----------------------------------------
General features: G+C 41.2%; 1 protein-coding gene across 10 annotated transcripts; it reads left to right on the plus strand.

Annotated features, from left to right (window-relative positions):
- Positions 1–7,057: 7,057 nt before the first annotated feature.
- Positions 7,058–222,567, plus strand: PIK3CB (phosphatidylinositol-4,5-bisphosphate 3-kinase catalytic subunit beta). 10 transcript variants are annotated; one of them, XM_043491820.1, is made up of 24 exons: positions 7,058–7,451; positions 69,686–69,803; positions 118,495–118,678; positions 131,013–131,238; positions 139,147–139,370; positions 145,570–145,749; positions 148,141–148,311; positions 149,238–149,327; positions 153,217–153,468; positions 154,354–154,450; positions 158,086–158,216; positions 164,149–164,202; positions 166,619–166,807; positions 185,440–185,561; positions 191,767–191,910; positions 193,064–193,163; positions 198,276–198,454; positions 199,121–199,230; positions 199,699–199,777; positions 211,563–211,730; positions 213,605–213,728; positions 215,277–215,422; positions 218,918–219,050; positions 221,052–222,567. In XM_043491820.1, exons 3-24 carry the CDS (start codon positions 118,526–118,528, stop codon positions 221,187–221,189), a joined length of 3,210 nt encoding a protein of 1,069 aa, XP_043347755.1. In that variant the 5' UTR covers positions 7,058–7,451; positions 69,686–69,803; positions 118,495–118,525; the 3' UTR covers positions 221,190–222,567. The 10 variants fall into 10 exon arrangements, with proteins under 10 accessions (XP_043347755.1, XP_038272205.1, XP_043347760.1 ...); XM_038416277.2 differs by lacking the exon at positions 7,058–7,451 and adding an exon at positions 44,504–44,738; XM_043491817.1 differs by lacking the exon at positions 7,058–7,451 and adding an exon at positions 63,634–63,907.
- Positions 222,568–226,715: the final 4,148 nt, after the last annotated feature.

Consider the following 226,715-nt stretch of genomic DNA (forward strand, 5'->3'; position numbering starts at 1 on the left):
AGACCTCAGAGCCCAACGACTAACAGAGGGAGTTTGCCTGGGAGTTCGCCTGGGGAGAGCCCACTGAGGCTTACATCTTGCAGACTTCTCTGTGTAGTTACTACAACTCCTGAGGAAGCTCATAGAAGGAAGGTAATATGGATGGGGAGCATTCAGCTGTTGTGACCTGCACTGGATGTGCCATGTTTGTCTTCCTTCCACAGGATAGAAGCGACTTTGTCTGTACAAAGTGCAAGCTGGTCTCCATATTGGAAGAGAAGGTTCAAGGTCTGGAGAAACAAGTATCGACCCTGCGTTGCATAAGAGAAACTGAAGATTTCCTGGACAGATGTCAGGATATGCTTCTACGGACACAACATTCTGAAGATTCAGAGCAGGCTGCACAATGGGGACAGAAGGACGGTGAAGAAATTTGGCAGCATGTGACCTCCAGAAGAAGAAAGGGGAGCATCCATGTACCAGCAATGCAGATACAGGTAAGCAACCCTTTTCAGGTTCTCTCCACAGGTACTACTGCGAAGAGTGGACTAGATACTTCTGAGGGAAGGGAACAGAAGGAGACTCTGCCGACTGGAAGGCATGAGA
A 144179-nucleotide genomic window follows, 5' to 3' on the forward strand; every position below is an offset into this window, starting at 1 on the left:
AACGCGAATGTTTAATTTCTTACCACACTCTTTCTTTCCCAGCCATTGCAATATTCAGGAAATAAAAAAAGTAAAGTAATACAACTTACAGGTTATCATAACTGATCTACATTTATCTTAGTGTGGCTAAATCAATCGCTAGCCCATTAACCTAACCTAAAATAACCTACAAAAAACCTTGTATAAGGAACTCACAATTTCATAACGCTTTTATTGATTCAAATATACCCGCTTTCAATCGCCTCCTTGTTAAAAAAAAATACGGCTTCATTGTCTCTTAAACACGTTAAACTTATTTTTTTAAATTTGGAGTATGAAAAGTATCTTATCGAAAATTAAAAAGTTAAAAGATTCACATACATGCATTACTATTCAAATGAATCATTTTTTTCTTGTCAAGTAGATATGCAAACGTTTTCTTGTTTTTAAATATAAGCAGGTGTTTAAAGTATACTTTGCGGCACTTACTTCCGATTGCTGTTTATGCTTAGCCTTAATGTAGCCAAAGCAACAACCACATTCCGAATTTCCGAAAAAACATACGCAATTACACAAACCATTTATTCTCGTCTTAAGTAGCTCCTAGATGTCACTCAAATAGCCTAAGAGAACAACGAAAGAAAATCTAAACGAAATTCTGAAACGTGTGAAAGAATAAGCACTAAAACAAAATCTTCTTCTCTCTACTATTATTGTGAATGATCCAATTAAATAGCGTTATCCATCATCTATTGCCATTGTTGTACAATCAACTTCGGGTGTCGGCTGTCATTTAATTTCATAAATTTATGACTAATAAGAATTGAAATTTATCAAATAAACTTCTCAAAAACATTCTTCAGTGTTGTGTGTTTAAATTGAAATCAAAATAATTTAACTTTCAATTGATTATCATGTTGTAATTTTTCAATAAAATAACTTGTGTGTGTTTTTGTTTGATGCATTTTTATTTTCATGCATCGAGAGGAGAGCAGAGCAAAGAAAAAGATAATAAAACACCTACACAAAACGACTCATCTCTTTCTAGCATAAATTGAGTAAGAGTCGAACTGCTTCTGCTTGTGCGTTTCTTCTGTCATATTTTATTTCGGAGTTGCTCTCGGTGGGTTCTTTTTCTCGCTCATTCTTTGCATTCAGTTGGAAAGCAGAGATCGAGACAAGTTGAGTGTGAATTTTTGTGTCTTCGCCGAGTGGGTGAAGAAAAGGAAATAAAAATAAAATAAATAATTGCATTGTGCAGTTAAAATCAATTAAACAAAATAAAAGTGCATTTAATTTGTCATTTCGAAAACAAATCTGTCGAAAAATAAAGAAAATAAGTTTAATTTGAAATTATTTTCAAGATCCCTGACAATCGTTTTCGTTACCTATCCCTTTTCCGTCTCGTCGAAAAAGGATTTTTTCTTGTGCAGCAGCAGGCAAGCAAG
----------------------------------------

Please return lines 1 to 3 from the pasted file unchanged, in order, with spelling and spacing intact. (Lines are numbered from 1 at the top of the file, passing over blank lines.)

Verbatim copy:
General features: G+C 41.2%; 1 protein-coding gene across 10 annotated transcripts; it reads left to right on the plus strand.

Annotated features, from left to right (window-relative positions):
- Positions 1–7,057: 7,057 nt before the first annotated feature.